The present invention has been accomplished under the circumstances in view. It is main object of the present invention to provide a planar inverted-F antenna design method for designing a planar inverted-F antenna that has excellent hearing aid compatibility. To achieve this and other objects of the present invention, the planar inverted-F antenna design method is at first to set the position of the feed leg and short-circuit leg for planar inverted-F antenna to be within 10 cm from the center of one short side of the circuit board along the direction of the corresponding short side of the circuit board, and then to design the shape of the planar inverted-F antenna. A planar inverted-F antenna subject to this design has excellent hearing aid compatibility, meeting ANSI C63.19 requirements.

The design principle of the present invention is based on the general cavity theory for planar antenna in which a short circuit structure can be utilized in the design of a planar inverted-F antenna to have the electric field at the short-circuit point be zeroed. By means of controlling the lowest part of the antenna electric field to be at the border of the circuit board and the major part of the antenna electric field to be far from the border of the circuit board or the center of the HAC test plane, the extension of the grounding surface of the circuit board is utilized to reduce HAC test electric field value.

BRIEF DESCRIPTION OF THE DRAWINGS

FIG. 1 is a schematic drawing showing the spread of 9 HAC test blocks on a regular cellular telephone.

FIG. 2 is a flow chart of a planar inverted-F antenna design method according to the present invention.

FIG. 3 is a plain view showing a planar inverted-F antenna designed according to the present invention.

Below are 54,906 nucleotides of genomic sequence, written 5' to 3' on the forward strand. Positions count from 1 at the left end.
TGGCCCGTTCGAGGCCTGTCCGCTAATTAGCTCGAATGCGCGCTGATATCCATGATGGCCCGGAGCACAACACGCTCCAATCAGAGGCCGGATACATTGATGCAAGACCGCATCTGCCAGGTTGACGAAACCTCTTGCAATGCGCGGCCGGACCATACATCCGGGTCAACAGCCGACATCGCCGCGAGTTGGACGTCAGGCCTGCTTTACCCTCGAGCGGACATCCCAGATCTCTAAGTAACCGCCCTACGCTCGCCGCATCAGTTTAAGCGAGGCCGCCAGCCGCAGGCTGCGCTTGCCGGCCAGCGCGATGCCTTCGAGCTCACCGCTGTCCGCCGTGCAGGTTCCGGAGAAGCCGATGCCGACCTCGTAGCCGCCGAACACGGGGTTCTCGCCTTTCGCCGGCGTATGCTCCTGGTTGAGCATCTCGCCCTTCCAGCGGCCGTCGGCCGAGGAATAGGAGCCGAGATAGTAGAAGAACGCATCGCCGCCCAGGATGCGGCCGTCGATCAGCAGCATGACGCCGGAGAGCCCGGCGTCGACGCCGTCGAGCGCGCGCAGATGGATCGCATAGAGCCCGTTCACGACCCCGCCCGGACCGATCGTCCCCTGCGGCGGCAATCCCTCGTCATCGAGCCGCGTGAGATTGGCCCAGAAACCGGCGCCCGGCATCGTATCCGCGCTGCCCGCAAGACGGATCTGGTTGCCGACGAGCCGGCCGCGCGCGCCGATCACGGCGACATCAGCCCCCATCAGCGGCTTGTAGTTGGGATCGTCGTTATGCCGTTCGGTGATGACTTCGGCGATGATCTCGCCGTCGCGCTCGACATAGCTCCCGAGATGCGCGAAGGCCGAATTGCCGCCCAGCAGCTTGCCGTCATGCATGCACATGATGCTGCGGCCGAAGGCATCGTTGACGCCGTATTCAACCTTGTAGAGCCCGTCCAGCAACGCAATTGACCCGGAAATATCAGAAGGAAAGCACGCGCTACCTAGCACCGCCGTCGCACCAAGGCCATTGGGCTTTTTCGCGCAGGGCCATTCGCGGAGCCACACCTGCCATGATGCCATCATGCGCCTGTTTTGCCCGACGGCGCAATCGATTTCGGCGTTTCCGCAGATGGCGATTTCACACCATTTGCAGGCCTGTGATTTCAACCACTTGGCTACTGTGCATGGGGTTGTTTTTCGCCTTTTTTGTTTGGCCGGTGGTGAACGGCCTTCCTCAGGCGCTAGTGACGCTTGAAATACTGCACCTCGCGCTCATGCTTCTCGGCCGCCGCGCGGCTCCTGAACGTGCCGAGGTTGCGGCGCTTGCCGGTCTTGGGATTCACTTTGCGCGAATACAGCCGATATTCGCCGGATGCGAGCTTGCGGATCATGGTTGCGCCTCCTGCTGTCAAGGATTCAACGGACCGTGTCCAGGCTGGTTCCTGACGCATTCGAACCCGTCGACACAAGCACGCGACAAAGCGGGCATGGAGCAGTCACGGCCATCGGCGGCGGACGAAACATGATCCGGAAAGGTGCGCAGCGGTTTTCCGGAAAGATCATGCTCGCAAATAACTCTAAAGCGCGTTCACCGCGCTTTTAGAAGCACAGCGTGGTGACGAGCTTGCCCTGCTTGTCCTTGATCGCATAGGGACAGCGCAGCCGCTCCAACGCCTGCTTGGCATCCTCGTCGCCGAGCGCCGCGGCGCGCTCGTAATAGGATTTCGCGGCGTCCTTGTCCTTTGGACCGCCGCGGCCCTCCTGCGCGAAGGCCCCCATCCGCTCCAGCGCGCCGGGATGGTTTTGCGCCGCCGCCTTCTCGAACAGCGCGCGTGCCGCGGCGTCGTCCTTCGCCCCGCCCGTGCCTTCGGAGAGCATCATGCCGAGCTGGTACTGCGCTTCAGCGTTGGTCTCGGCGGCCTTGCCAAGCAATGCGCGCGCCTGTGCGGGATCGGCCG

FIG. 3A is an elevational view of FIG. 3.

FIG. 4 is a plain view showing a first example of planar inverted-F antenna according to the present invention.

FIG. 4A is a HAC test E-field distribution diagram of the first example of planar inverted-F antenna according to the present invention.

FIG. 4B is a HAC test H-field distribution diagram of the first example of planar inverted-F antenna according to the present invention.

FIG. 5 is a plain view showing a second example of planar inverted-F antenna according to the present invention.

FIG. 5A is a HAC test E-field distribution diagram of the second example of planar inverted-F antenna according to the present invention.

FIG. 5B is a HAC test H-field distribution diagram of the second example of planar inverted-F antenna according to the present invention.

FIG. 6 is a plain view showing a third example of planar inverted-F antenna according to the present invention.

FIG. 6A is a HAC test E-field distribution diagram of the third example of planar inverted-F antenna according to the present invention.

FIG. 6B is a HAC test H-field distribution diagram of the third example of planar inverted-F antenna according to the present invention.

FIG. 7 is a plain view showing a fourth example of planar inverted-F antenna according to the present invention.

FIG. 7A is a HAC test E-field distribution diagram of the fourth example of planar inverted-F antenna according to the present invention.

FIG. 7B is a HAC test H-field distribution diagram of the fourth example of planar inverted-F antenna according to the present invention.

FIG. 8 is a plain view showing a fifth example of planar inverted-F antenna according to the present invention.

FIG. 8A is a HAC test E-field distribution diagram of the fifth example of planar inverted-F antenna according to the present invention.

FIG. 8B is a HAC test H-field distribution diagram of the fifth example of planar inverted-F antenna according to the present invention.

FIG. 9 is a plain view showing a sixth example of planar inverted-F antenna according to the present invention.

FIG. 9A is a HAC test E-field distribution diagram of the sixth example of planar inverted-F antenna according to the present invention.

FIG. 9B is a HAC test H-field distribution diagram of the sixth example of planar inverted-F antenna according to the present invention.

DETAILED DESCRIPTION OF THE PREFERRED EMBODIMENT

Referring to FIG. 2, the invention provides a planar inverted-F antenna design method for designing a planar inverted-F antenna having excellent hearing aid compatibility. This design method includes the steps of:

1) set the position of the feed leg and short-circuit leg to be within 10 mm from the center of one short side of the circuit board for cellular telephone;

2) design the shape of the planar inverted-F antenna.